June is Pride Month, a time when LGBTQ+ communities come together to celebrate the freedom to be who they are.
The first Pride events were held in June to commemorate the Stonewall uprising in New York City in June 1969, which helped launch the modern gay rights movement.
Today, Pride is a chance to join together and honor the LGBTQ+ movement’s history. While Pride Month is known for its celebrations, it’s also important to recognize the bravery and advocacy that started it.
A Brief History of Pride
Although Pride may appear to be a month of parades and rainbow-themed branding at first glance, its origins are rooted in discrimination and activation. A month after the Stonewall uprising in 1969, the first Pride demonstration took place. The Stonewall Inn, a well-known gay bar in New York City, was a safe space for the LGBTQ+ community.
Following a police invasion of the bar in the early hours of June 28, 1969, Stonewall patrons fought back – the first of whom were Black and Latina transgender women. Protests occurred throughout the city after years of harassment by authorities, marking a turning point for the LGBTQ+ movement in the United States. On the one-year anniversary of Stonewall, events held to commemorate it became the first spark of what would become Pride.
There are many events celebrating Pride throughout the summer. While June is recognized as Pride Month, some celebrations are held at other times of the year. Today, celebrations can include parades, picnics, parties, workshops, protests, and concerts.
Locally, there will be Pride festivals and marches held in 2022 from mid-May to late August. The Tacoma Pride Festival will hold events throughout the month of July. A list of celebrations in the South Sound and throughout Washington State can be found here.
The Importance of Intersectionality
Professor Kimberlé Crenshaw coined the term intersectionality to describe how race, class, gender, and other individual characteristics intersect and overlap, affecting how people are perceived, understood, and treated.
It is important to re-center voices that sparked the first Pride Month movements. It cannot be ignored that the pioneering contributions of Black transgender activists helped spark the modern-day LGBTQ+ movement.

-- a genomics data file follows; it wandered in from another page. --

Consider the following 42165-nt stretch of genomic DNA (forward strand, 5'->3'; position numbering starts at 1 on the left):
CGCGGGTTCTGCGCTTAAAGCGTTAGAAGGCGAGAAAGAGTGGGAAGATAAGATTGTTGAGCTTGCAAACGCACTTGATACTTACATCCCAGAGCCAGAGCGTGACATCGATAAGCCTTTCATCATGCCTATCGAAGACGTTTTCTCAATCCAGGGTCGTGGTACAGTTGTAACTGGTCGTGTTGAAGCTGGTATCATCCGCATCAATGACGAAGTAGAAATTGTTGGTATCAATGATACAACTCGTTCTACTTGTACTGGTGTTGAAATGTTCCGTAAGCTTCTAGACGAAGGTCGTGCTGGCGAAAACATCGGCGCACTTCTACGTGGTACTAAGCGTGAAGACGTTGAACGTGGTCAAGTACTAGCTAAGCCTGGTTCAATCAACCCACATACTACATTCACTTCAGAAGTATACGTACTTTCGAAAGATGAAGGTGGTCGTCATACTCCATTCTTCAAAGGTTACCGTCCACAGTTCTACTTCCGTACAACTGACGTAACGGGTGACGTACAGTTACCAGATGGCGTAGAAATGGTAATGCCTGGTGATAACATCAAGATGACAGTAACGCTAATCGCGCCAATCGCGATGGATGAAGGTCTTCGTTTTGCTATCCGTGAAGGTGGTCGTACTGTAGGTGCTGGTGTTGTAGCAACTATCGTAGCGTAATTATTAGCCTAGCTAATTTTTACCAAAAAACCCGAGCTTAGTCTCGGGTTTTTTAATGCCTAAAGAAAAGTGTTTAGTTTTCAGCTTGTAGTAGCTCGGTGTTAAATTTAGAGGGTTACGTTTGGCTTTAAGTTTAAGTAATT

Kimberlé Crenshaw’s TED Talk on the urgency of intersectionality can be watched here.
Learning about the LGBTQ+ community’s history and experiences shouldn’t stop after June, which is why we’ve compiled a collection of resources on history, education, and allyship.
Educational Resources and Definitions
LGBTQ+ History and Intersectionality
- Five Trailblazers You Should Know: Pride Edition, Smithsonian National Museum of African American History and Culture
- The urgency of intersectionality, Kimberlé Crenshaw, TED Talk
- The first Pride was a protest. For LGBTQ activists, action is still the priority., USA Today
Take Action: Being an LGBTQ+ Ally
- Basic Tips for Expanding Your Allyship, LGBTQIA Resource Center, University of California, Davis
- Be an Ally – Support Trans Equality, Human Rights Campaign
- 10 ways to be an ally to Black LGBT people, Stonewall
- The Better Allies email list shares five weekly actions to create a more inclusive workplace.
- Straight for Equality’s Guide to Being a Straight Ally: Learn more about what it means to be a straight ally and get tips and tools to being more supportive of your LGBTQ+ friends, family, and colleagues.
Also in June: Juneteenth
Because intersectionality is so essential, it’s equally important to recognize Juneteenth during Pride Month. Juneteenth (short for June 19th) is an annual commemoration of the abolition of slavery in the United States. Learn more about Juneteenth and its history here.